Antibiotic use during pregnancy indicates increased risk for asthma in child
To determine whether prenatal antibiotic use is associated with asthma and wheezing in children at risk for asthma.
Using data from a randomized education intervention of families at risk for asthma from 1998 followed through 2009 in urban Chicago, asthma was defined as ever having a physician asthma diagnosis by year 3 and wheezing in the third year. Logistic regression models controlling for confounders investigated the effect of antibiotic use during pregnancy on these outcomes.
After adjustment, prenatal antibiotic use was a risk factor for asthma (odds ratio 3.1, 95% confidence interval 1.4–6.8) but was only weakly associated with wheezing (odds ratio 1.8, 95% confidence interval 0.9–3.3). Analyses of the effects of timing of prenatal antibiotic use on asthma and wheezing showed the relation remained consistent for antibiotic use later in pregnancy, but the outcomes were not associated with antibiotic use in the first trimester.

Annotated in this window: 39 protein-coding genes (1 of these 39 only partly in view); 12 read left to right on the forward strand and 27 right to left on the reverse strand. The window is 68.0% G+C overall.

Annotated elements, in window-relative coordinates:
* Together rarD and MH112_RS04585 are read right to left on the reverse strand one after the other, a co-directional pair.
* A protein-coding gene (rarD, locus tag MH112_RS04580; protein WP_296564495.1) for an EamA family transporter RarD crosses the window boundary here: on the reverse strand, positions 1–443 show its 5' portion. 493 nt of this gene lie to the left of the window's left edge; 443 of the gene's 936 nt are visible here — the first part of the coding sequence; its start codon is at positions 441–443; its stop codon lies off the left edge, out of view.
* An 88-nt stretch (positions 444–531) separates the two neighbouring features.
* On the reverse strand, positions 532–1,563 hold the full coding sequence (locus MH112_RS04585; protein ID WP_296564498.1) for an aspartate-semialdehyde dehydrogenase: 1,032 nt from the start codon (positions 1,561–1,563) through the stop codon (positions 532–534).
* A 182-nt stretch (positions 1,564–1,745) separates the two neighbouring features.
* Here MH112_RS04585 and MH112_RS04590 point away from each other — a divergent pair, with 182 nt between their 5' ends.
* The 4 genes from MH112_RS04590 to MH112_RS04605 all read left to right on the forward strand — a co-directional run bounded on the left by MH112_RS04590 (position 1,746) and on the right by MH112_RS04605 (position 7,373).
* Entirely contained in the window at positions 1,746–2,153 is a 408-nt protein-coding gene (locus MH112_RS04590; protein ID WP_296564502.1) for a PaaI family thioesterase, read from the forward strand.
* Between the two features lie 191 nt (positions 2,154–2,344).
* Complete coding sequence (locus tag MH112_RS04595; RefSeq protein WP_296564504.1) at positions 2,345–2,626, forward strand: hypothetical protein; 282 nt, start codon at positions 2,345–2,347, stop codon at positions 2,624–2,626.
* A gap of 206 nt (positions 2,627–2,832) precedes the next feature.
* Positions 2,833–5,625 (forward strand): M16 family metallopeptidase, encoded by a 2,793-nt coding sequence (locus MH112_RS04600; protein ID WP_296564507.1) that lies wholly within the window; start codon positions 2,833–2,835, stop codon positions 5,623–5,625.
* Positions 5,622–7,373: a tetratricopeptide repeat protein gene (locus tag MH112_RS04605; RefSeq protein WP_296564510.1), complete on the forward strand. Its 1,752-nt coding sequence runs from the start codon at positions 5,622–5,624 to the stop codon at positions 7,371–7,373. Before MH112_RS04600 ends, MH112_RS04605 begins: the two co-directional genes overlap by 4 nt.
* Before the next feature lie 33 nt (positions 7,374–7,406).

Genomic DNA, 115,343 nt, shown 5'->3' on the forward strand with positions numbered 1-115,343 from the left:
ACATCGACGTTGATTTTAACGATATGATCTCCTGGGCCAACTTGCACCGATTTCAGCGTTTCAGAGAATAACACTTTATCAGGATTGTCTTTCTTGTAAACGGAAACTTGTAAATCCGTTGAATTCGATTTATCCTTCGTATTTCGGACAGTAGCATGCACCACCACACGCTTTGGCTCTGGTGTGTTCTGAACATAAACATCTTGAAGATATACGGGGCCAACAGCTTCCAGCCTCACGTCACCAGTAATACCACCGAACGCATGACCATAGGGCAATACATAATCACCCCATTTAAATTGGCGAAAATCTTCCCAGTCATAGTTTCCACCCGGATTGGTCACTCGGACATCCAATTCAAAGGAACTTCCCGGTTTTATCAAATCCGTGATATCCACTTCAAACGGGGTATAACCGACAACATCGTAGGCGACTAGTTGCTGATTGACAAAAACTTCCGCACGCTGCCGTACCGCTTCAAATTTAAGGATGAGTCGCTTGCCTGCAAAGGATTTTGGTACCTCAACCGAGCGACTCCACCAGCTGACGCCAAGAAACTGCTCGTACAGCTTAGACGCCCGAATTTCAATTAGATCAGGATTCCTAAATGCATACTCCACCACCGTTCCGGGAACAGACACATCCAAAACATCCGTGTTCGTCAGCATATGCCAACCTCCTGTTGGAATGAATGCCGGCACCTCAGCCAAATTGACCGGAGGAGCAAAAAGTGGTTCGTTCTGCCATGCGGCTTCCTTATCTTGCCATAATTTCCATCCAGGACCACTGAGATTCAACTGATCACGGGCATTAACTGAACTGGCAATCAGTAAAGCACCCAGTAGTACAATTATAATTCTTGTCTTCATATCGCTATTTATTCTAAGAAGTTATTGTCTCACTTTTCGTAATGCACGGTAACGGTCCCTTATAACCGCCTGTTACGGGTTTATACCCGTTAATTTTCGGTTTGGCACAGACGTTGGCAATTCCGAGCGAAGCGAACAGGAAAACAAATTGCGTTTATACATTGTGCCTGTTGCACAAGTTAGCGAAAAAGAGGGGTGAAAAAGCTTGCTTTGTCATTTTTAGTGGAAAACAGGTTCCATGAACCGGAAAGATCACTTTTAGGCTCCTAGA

This study suggests prenatal antibiotic use might be associated with the development of asthma in children at risk for asthma. Although the relation with prenatal antibiotics does not hold for wheezing in this study, there might be a trend that could be delineated further within a larger cohort study.
Brittany Lapin, Julie Piorkowski, Dennis Ownby, Sally Freels, Noel Chavez, Eva Hernandez, Cynthia Wagner-Cassanova, Darlene Pelzel, Carmen Vergara, Victoria Persky.
Relationship between prenatal antibiotic use and asthma in at-risk children
Annals of Allergy, Asthma & Immunology